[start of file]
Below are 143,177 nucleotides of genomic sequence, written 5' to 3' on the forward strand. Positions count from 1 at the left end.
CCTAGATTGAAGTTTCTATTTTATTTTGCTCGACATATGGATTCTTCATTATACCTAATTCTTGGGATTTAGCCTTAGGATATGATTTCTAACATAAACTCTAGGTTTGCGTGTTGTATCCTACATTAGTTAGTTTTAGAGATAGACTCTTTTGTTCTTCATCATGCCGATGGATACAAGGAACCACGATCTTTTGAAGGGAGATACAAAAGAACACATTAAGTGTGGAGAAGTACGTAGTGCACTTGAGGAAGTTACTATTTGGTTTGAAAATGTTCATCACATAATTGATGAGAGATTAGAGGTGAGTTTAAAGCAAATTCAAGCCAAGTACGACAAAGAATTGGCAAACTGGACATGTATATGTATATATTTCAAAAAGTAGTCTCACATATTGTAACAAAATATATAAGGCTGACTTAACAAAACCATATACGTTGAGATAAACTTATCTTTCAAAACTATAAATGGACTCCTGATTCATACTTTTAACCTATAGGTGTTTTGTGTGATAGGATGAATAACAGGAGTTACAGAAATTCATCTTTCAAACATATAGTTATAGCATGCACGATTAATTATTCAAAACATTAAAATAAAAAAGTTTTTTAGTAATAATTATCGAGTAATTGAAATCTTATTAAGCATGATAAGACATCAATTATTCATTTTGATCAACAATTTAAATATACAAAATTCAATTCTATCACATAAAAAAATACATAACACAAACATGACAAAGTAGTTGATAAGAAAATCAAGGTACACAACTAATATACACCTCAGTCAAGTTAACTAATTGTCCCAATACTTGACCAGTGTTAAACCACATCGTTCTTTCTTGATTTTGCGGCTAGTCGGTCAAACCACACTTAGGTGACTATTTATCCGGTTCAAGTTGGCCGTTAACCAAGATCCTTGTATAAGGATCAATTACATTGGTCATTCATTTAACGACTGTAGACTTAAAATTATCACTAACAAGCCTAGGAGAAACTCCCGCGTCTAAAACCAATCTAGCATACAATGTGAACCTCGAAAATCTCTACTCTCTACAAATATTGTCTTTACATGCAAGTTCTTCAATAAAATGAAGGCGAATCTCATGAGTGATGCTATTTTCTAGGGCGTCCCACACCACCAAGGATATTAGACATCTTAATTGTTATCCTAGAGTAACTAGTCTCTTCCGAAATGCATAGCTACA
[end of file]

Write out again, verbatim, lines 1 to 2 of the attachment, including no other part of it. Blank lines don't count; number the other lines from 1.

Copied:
Below are 143,177 nucleotides of genomic sequence, written 5' to 3' on the forward strand. Positions count from 1 at the left end.
CCTAGATTGAAGTTTCTATTTTATTTTGCTCGACATATGGATTCTTCATTATACCTAATTCTTGGGATTTAGCCTTAGGATATGATTTCTAACATAAACTCTAGGTTTGCGTGTTGTATCCTACATTAGTTAGTTTTAGAGATAGACTCTTTTGTTCTTCATCATGCCGATGGATACAAGGAACCACGATCTTTTGAAGGGAGATACAAAAGAACACATTAAGTGTGGAGAAGTACGTAGTGCACTTGAGGAAGTTACTATTTGGTTTGAAAATGTTCATCACATAATTGATGAGAGATTAGAGGTGAGTTTAAAGCAAATTCAAGCCAAGTACGACAAAGAATTGGCAAACTGGACATGTATATGTATATATTTCAAAAAGTAGTCTCACATATTGTAACAAAATATATAAGGCTGACTTAACAAAACCATATACGTTGAGATAAACTTATCTTTCAAAACTATAAATGGACTCCTGATTCATACTTTTAACCTATAGGTGTTTTGTGTGATAGGATGAATAACAGGAGTTACAGAAATTCATCTTTCAAACATATAGTTATAGCATGCACGATTAATTATTCAAAACATTAAAATAAAAAAGTTTTTTAGTAATAATTATCGAGTAATTGAAATCTTATTAAGCATGATAAGACATCAATTATTCATTTTGATCAACAATTTAAATATACAAAATTCAATTCTATCACATAAAAAAATACATAACACAAACATGACAAAGTAGTTGATAAGAAAATCAAGGTACACAACTAATATACACCTCAGTCAAGTTAACTAATTGTCCCAATACTTGACCAGTGTTAAACCACATCGTTCTTTCTTGATTTTGCGGCTAGTCGGTCAAACCACACTTAGGTGACTATTTATCCGGTTCAAGTTGGCCGTTAACCAAGATCCTTGTATAAGGATCAATTACATTGGTCATTCATTTAACGACTGTAGACTTAAAATTATCACTAACAAGCCTAGGAGAAACTCCCGCGTCTAAAACCAATCTAGCATACAATGTGAACCTCGAAAATCTCTACTCTCTACAAATATTGTCTTTACATGCAAGTTCTTCAATAAAATGAAGGCGAATCTCATGAGTGATGCTATTTTCTAGGGCGTCCCACACCACCAAGGATATTAGACATCTTAATTGTTATCCTAGAGTAACTAGTCTCTTCCGAAATGCATAGCTACA